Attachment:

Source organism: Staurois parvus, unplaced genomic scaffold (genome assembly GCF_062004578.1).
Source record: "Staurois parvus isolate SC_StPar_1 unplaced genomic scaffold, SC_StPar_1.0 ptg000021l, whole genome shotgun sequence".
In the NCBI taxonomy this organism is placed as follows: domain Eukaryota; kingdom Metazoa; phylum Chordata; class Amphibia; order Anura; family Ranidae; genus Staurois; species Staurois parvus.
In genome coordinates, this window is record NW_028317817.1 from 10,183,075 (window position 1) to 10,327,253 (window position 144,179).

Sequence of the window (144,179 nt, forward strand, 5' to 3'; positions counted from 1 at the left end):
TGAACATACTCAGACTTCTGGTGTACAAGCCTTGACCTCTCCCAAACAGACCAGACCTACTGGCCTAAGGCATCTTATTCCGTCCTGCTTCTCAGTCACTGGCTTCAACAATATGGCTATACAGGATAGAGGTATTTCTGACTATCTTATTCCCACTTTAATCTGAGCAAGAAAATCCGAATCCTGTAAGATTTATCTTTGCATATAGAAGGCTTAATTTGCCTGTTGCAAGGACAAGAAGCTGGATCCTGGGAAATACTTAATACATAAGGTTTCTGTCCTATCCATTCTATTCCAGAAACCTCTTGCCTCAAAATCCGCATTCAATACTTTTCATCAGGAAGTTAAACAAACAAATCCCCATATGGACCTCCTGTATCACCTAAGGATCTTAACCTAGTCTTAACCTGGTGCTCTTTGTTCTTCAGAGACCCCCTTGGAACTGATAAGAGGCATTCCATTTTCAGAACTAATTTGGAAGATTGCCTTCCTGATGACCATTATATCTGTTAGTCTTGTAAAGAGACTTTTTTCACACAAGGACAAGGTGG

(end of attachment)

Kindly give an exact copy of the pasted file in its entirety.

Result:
Source organism: Staurois parvus, unplaced genomic scaffold (genome assembly GCF_062004578.1).
Source record: "Staurois parvus isolate SC_StPar_1 unplaced genomic scaffold, SC_StPar_1.0 ptg000021l, whole genome shotgun sequence".
In the NCBI taxonomy this organism is placed as follows: domain Eukaryota; kingdom Metazoa; phylum Chordata; class Amphibia; order Anura; family Ranidae; genus Staurois; species Staurois parvus.
In genome coordinates, this window is record NW_028317817.1 from 10,183,075 (window position 1) to 10,327,253 (window position 144,179).

Sequence of the window (144,179 nt, forward strand, 5' to 3'; positions counted from 1 at the left end):
TGAACATACTCAGACTTCTGGTGTACAAGCCTTGACCTCTCCCAAACAGACCAGACCTACTGGCCTAAGGCATCTTATTCCGTCCTGCTTCTCAGTCACTGGCTTCAACAATATGGCTATACAGGATAGAGGTATTTCTGACTATCTTATTCCCACTTTAATCTGAGCAAGAAAATCCGAATCCTGTAAGATTTATCTTTGCATATAGAAGGCTTAATTTGCCTGTTGCAAGGACAAGAAGCTGGATCCTGGGAAATACTTAATACATAAGGTTTCTGTCCTATCCATTCTATTCCAGAAACCTCTTGCCTCAAAATCCGCATTCAATACTTTTCATCAGGAAGTTAAACAAACAAATCCCCATATGGACCTCCTGTATCACCTAAGGATCTTAACCTAGTCTTAACCTGGTGCTCTTTGTTCTTCAGAGACCCCCTTGGAACTGATAAGAGGCATTCCATTTTCAGAACTAATTTGGAAGATTGCCTTCCTGATGACCATTATATCTGTTAGTCTTGTAAAGAGACTTTTTTCACACAAGGACAAGGTGG